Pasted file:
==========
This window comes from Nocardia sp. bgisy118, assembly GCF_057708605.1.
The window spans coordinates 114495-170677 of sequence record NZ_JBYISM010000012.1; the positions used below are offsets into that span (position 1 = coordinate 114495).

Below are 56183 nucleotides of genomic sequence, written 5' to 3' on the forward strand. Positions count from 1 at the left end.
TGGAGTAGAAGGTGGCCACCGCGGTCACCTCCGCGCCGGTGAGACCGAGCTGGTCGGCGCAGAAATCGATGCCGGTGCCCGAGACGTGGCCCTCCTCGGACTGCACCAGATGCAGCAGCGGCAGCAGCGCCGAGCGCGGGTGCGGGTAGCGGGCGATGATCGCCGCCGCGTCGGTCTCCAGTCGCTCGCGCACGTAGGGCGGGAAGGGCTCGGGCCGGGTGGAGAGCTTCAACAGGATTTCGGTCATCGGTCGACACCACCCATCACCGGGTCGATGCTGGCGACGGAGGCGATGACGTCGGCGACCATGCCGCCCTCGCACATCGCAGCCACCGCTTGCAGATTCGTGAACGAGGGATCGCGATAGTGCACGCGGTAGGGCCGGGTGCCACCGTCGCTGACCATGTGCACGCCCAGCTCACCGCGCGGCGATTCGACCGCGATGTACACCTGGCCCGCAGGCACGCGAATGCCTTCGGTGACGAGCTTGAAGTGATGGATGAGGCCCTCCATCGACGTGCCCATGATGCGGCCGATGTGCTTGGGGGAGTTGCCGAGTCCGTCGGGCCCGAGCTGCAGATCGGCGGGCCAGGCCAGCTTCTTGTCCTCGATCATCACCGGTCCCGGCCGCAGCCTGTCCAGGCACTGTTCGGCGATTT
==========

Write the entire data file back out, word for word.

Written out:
This window comes from Nocardia sp. bgisy118, assembly GCF_057708605.1.
The window spans coordinates 114495-170677 of sequence record NZ_JBYISM010000012.1; the positions used below are offsets into that span (position 1 = coordinate 114495).

Below are 56183 nucleotides of genomic sequence, written 5' to 3' on the forward strand. Positions count from 1 at the left end.
TGGAGTAGAAGGTGGCCACCGCGGTCACCTCCGCGCCGGTGAGACCGAGCTGGTCGGCGCAGAAATCGATGCCGGTGCCCGAGACGTGGCCCTCCTCGGACTGCACCAGATGCAGCAGCGGCAGCAGCGCCGAGCGCGGGTGCGGGTAGCGGGCGATGATCGCCGCCGCGTCGGTCTCCAGTCGCTCGCGCACGTAGGGCGGGAAGGGCTCGGGCCGGGTGGAGAGCTTCAACAGGATTTCGGTCATCGGTCGACACCACCCATCACCGGGTCGATGCTGGCGACGGAGGCGATGACGTCGGCGACCATGCCGCCCTCGCACATCGCAGCCACCGCTTGCAGATTCGTGAACGAGGGATCGCGATAGTGCACGCGGTAGGGCCGGGTGCCACCGTCGCTGACCATGTGCACGCCCAGCTCACCGCGCGGCGATTCGACCGCGATGTACACCTGGCCCGCAGGCACGCGAATGCCTTCGGTGACGAGCTTGAAGTGATGGATGAGGCCCTCCATCGACGTGCCCATGATGCGGCCGATGTGCTTGGGGGAGTTGCCGAGTCCGTCGGGCCCGAGCTGCAGATCGGCGGGCCAGGCCAGCTTCTTGTCCTCGATCATCACCGGTCCCGGCCGCAGCCTGTCCAGGCACTGTTCGGCGATTT